There was no resolution, about what to do with Dad, during that visit with the psychiatrist, or at the little ‘family huddle’ that followed. A few of us had said our piece. We were all polite and respectful, if not a little forthright. But that’s us. We’re not given to beating around the bush.
There isn’t a lot of animosity, if any, between most siblings, though it crops up from time to time where one family member won’t talk to another for a while. I’ve been the recipient of such rejection a time or two, but it leaves me feeling sorry for the person trying to punish me. I really haven’t the time or energy for such disputes. Fortunately it usually passes quickly enough and then all is well again. I can never decide if it’s forgiveness or denial. I’m inclined to lean towards denial…
So life went on, after Dad’s arrest, almost as if nothing had happened. Other factors, besides denial, play into this way of doing life, and some of them are the ‘side effects’ of abuse, that victims have no control over, especially before they know they exist.
One of these side effects of abuse, violence, and neglect, is that we lose our ability to bond. I have not studied psychology, nor have I talked with many people who experienced this, but I know it happens, because I am one of them. And I don’t profess to fully understand it, even in myself, but I feel and see the impact, and can identify the source of it.
Somewhere in early childhood, I disconnected myself from my family and all the pain and abuse I felt there. My heart disconnected in the sense that it does not feel part of them, even though I know the truth. No doubt it was a childhood survival skill, but as an adult it has a price tag, a cost. It is not a choice to be disconnected, nor is it really a feeling. It is a lack of feeling.
Yesterday afternoon Tim and I watched the movie, The Man Who Lost Himself (The Stranger I married) 2005, based on a true story. The main character, Terry Evanshen, has a terrible accident, goes into a coma, and doesn’t know who he really is when he emerges. This triggers anger, outbursts and confusion, and causes him to almost lose his family.
As I watched him, I thought to myself, I get you! I understand that! While my outbursts and anger are a thing of the past, the loss of familial identity remains, and the inability to bond, remains.
I have found ways to work through this. Ways to bond with those closest to me–with my husband and children–but on the larger scale that ability does not exist. And it never comes naturally. Even with my children I had to learn to bond, and train myself to nurture that bond.
Outside of my home, with friends, I love deeply, and feel deeply that which is in the present, but, with most things, the instant it is past, it has no conscious impact. No power. For some things this is good, for others, not so much. But if a memory returns, it returns with incredible detail and I again feel it, as if I am there, reliving it. For the good memories that freshness is wonderful, for the bad memories, not so much. For the bad memories I have trained myself to focus on the good that God has brought out of it, so that the dark power is lost.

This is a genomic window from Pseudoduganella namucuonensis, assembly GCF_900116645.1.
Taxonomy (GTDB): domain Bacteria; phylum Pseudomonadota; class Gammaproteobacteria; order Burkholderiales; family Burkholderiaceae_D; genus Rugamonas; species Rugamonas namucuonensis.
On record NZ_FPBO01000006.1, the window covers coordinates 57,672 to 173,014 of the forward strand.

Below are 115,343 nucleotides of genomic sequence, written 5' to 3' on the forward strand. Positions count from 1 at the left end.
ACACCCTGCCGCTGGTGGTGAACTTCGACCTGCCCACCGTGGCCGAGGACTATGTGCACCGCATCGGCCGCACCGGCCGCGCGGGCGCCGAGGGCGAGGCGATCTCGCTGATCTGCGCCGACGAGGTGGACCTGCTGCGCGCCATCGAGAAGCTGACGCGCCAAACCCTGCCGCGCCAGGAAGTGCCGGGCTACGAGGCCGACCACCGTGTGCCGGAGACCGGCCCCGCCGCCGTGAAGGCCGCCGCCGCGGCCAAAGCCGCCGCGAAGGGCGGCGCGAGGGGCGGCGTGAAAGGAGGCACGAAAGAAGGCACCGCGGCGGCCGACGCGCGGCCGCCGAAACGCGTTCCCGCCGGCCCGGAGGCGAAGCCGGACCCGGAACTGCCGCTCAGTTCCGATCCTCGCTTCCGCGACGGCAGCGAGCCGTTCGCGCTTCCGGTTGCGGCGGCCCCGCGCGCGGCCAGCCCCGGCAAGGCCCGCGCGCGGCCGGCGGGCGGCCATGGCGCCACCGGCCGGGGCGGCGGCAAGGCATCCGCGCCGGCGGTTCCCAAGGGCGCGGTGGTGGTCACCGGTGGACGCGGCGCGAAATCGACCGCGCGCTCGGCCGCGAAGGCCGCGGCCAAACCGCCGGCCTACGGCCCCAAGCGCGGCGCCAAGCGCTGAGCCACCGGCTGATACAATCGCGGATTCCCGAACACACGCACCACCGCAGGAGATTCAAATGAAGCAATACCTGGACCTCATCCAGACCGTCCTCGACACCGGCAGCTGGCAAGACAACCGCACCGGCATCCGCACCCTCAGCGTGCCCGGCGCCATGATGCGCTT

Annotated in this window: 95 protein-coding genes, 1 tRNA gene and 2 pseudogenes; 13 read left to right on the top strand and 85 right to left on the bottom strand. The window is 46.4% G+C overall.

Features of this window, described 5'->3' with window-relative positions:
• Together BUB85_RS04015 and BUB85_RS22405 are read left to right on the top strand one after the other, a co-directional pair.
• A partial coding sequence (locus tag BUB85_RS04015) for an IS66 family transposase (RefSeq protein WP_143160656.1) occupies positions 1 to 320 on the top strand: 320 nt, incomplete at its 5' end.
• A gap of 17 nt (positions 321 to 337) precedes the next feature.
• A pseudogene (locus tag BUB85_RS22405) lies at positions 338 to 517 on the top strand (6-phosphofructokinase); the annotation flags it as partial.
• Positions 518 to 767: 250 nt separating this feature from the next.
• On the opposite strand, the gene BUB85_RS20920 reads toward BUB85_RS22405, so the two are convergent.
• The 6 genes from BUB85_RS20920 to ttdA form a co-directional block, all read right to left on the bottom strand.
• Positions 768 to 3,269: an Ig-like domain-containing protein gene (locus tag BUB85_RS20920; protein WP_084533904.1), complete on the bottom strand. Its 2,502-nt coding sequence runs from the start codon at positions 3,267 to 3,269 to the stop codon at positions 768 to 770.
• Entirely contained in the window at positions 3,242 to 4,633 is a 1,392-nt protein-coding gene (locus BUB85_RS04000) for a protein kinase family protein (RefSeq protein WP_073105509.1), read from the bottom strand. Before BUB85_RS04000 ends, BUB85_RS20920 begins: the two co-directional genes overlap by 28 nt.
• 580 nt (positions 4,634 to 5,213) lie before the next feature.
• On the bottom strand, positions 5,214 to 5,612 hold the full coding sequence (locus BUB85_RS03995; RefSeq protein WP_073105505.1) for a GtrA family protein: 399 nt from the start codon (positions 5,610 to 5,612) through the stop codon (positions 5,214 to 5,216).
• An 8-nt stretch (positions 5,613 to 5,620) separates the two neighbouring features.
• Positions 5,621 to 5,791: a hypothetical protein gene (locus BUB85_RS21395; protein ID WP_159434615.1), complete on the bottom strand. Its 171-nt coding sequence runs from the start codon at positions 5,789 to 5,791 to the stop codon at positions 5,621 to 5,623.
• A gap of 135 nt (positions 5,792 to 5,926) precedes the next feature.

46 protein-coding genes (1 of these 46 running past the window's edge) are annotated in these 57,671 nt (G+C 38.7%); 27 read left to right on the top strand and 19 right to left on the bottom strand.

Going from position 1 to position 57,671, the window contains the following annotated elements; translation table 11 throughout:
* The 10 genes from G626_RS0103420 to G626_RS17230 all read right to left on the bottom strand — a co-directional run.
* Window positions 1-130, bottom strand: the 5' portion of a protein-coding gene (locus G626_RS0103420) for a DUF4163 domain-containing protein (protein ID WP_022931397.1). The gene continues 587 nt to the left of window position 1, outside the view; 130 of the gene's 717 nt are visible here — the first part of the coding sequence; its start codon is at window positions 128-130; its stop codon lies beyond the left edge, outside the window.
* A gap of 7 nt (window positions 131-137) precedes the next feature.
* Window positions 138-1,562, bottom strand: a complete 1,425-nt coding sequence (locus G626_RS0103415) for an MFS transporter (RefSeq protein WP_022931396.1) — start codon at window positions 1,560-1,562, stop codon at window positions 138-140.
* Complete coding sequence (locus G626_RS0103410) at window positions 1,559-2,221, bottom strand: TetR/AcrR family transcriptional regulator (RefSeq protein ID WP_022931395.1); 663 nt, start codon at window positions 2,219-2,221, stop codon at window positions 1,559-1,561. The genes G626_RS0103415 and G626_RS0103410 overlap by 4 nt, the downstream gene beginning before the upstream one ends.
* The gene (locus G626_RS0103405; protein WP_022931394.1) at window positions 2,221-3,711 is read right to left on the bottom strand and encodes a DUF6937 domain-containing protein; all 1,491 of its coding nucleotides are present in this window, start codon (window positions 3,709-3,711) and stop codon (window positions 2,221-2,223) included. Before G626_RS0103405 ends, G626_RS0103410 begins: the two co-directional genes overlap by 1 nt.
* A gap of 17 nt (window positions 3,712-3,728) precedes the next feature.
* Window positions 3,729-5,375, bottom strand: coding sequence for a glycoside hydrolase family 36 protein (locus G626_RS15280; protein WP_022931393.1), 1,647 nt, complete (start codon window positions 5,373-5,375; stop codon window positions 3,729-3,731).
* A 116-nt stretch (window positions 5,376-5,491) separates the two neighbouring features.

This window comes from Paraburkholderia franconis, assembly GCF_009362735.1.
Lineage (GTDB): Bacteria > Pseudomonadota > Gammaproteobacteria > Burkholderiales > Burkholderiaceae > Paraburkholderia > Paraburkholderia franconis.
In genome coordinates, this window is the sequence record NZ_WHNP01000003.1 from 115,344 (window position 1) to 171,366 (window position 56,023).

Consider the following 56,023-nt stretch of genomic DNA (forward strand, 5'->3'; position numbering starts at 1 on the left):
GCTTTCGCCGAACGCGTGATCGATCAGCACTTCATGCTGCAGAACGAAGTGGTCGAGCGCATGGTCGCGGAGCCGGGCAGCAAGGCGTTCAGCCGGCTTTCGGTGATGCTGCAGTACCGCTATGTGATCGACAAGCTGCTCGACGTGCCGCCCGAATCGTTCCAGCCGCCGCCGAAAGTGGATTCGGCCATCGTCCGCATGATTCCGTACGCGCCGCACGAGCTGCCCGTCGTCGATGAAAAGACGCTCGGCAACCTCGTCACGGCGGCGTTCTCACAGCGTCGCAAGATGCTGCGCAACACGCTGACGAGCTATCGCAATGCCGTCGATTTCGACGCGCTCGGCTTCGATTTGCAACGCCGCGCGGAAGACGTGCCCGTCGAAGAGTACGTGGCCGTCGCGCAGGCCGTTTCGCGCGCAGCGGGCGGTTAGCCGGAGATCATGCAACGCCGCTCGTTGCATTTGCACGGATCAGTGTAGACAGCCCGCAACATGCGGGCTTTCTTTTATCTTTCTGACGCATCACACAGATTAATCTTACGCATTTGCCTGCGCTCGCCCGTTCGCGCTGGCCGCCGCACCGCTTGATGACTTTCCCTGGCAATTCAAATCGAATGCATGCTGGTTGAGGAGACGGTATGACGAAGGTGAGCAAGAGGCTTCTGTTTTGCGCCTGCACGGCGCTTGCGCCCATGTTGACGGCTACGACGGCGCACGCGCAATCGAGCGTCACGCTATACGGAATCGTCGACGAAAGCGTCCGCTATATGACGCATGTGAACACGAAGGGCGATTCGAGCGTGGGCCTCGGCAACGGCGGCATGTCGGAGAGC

I love my friends and have many of them. But, like the man in yesterday’s movie, I have to be intentional about thinking of them and connecting. I pause sometimes, and consciously, deliberately think about my friends, wonder how they are, call them, or write a note. But it is intentional, not the result of feeling I miss them. It is more of knowing I miss them. And when I am with them after being apart a while, I realize that I have indeed missed them. But I don’t miss people in that sense of feeling and longing. And there isn’t a thing I can do about it. In some ways I feel robbed.
The exception, having learned to bond with them, is my husband and children. When I visited Ethiopia for two weeks in 2006, I missed my family. It didn’t consume me, or make me feel sick, or weepy, for the most part, but I missed them. As the time neared for me to return home, as I found myself thinking more about seeing them, my heart almost burst with love and anticipation. And then the tears started.
And that is one of few times I experienced it, to even know what it feels like to truly, deeply miss someone. To wish never to be separated from them again.
So when the meeting with family, about Dad, was over, and I left. It didn’t consume me, or dwell much in my mind at all. Life at home had always been about getting through crises, and then moving on. That is how it remained.
But the memory of my conversation with Dad stayed with me.
When Tim and I married several years later, after a ten month courtship, I gave Dad a hug for the second time in my life. He still had no idea how to accept it. That day he was strong. In control again. Not the weak man I had seen in Goderich. And the hug felt awkward, but I couldn’t not do it. Sometimes awkward is necessary.
The memory of seeing him vulnerable, lost and alone, and seeing the little boy in him, influenced me profoundly. Little by little, I was determined I would break the man down and get inside his heart. The real person living in that shell, not the angry, explosive man who had fathered me in my early years.
To Be Continued…
© Trudy Metzger
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